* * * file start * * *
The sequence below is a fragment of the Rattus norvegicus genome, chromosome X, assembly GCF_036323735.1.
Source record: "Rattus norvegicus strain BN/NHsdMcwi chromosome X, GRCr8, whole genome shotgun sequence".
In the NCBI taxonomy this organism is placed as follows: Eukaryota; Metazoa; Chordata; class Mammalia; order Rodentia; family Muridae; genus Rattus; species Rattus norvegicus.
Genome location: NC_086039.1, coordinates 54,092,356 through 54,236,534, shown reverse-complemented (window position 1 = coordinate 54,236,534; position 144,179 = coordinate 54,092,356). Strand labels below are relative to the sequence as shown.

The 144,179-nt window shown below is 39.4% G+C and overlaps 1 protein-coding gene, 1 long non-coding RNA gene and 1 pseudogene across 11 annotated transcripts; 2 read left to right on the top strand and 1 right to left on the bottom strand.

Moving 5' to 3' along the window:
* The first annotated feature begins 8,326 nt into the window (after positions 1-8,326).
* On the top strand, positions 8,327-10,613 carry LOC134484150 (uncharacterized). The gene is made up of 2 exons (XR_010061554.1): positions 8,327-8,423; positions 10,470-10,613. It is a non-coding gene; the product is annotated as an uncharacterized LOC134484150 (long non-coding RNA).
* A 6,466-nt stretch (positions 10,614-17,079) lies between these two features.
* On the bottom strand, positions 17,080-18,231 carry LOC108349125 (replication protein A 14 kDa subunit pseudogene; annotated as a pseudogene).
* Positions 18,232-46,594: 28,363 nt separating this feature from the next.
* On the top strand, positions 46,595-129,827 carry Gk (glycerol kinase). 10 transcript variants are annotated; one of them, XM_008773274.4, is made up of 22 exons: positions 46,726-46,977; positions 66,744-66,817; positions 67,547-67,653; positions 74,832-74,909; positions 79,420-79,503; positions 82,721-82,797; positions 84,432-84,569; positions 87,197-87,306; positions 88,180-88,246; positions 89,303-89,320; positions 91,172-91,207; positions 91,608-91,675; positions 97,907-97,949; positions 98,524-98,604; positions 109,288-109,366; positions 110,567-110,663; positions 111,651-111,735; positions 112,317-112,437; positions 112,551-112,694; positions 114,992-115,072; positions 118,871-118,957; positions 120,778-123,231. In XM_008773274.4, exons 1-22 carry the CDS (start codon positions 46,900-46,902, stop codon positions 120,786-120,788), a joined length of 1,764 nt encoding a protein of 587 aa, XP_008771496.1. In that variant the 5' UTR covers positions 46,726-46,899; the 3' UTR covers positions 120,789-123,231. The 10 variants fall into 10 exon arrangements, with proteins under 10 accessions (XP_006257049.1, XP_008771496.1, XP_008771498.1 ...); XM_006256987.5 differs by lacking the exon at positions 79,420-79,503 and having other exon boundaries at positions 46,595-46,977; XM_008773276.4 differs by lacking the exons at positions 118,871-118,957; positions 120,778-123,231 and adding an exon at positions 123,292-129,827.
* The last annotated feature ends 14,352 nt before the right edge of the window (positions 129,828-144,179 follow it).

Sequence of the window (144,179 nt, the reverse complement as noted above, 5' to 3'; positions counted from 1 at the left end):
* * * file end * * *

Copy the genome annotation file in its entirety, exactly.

The sequence below is a fragment of the Rattus norvegicus genome, chromosome X, assembly GCF_036323735.1.
Source record: "Rattus norvegicus strain BN/NHsdMcwi chromosome X, GRCr8, whole genome shotgun sequence".
In the NCBI taxonomy this organism is placed as follows: Eukaryota; Metazoa; Chordata; class Mammalia; order Rodentia; family Muridae; genus Rattus; species Rattus norvegicus.
Genome location: NC_086039.1, coordinates 54,092,356 through 54,236,534, shown reverse-complemented (window position 1 = coordinate 54,236,534; position 144,179 = coordinate 54,092,356). Strand labels below are relative to the sequence as shown.

The 144,179-nt window shown below is 39.4% G+C and overlaps 1 protein-coding gene, 1 long non-coding RNA gene and 1 pseudogene across 11 annotated transcripts; 2 read left to right on the top strand and 1 right to left on the bottom strand.

Moving 5' to 3' along the window:
* The first annotated feature begins 8,326 nt into the window (after positions 1-8,326).
* On the top strand, positions 8,327-10,613 carry LOC134484150 (uncharacterized). The gene is made up of 2 exons (XR_010061554.1): positions 8,327-8,423; positions 10,470-10,613. It is a non-coding gene; the product is annotated as an uncharacterized LOC134484150 (long non-coding RNA).
* A 6,466-nt stretch (positions 10,614-17,079) lies between these two features.
* On the bottom strand, positions 17,080-18,231 carry LOC108349125 (replication protein A 14 kDa subunit pseudogene; annotated as a pseudogene).
* Positions 18,232-46,594: 28,363 nt separating this feature from the next.
* On the top strand, positions 46,595-129,827 carry Gk (glycerol kinase). 10 transcript variants are annotated; one of them, XM_008773274.4, is made up of 22 exons: positions 46,726-46,977; positions 66,744-66,817; positions 67,547-67,653; positions 74,832-74,909; positions 79,420-79,503; positions 82,721-82,797; positions 84,432-84,569; positions 87,197-87,306; positions 88,180-88,246; positions 89,303-89,320; positions 91,172-91,207; positions 91,608-91,675; positions 97,907-97,949; positions 98,524-98,604; positions 109,288-109,366; positions 110,567-110,663; positions 111,651-111,735; positions 112,317-112,437; positions 112,551-112,694; positions 114,992-115,072; positions 118,871-118,957; positions 120,778-123,231. In XM_008773274.4, exons 1-22 carry the CDS (start codon positions 46,900-46,902, stop codon positions 120,786-120,788), a joined length of 1,764 nt encoding a protein of 587 aa, XP_008771496.1. In that variant the 5' UTR covers positions 46,726-46,899; the 3' UTR covers positions 120,789-123,231. The 10 variants fall into 10 exon arrangements, with proteins under 10 accessions (XP_006257049.1, XP_008771496.1, XP_008771498.1 ...); XM_006256987.5 differs by lacking the exon at positions 79,420-79,503 and having other exon boundaries at positions 46,595-46,977; XM_008773276.4 differs by lacking the exons at positions 118,871-118,957; positions 120,778-123,231 and adding an exon at positions 123,292-129,827.
* The last annotated feature ends 14,352 nt before the right edge of the window (positions 129,828-144,179 follow it).

Sequence of the window (144,179 nt, the reverse complement as noted above, 5' to 3'; positions counted from 1 at the left end):